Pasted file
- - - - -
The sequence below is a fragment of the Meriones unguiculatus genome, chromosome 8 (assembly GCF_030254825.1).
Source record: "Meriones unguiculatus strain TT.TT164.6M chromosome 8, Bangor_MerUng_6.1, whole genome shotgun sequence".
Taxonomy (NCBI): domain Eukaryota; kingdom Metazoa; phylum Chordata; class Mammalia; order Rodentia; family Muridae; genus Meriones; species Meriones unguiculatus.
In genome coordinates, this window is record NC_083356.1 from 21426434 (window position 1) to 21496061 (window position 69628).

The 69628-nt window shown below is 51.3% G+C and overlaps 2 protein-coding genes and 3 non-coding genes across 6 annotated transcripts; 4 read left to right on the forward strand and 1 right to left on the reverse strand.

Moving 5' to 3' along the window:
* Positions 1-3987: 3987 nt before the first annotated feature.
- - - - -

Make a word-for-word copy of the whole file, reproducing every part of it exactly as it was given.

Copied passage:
The sequence below is a fragment of the Meriones unguiculatus genome, chromosome 8 (assembly GCF_030254825.1).
Source record: "Meriones unguiculatus strain TT.TT164.6M chromosome 8, Bangor_MerUng_6.1, whole genome shotgun sequence".
Taxonomy (NCBI): domain Eukaryota; kingdom Metazoa; phylum Chordata; class Mammalia; order Rodentia; family Muridae; genus Meriones; species Meriones unguiculatus.
In genome coordinates, this window is record NC_083356.1 from 21426434 (window position 1) to 21496061 (window position 69628).

The 69628-nt window shown below is 51.3% G+C and overlaps 2 protein-coding genes and 3 non-coding genes across 6 annotated transcripts; 4 read left to right on the forward strand and 1 right to left on the reverse strand.

Moving 5' to 3' along the window:
* Positions 1-3987: 3987 nt before the first annotated feature.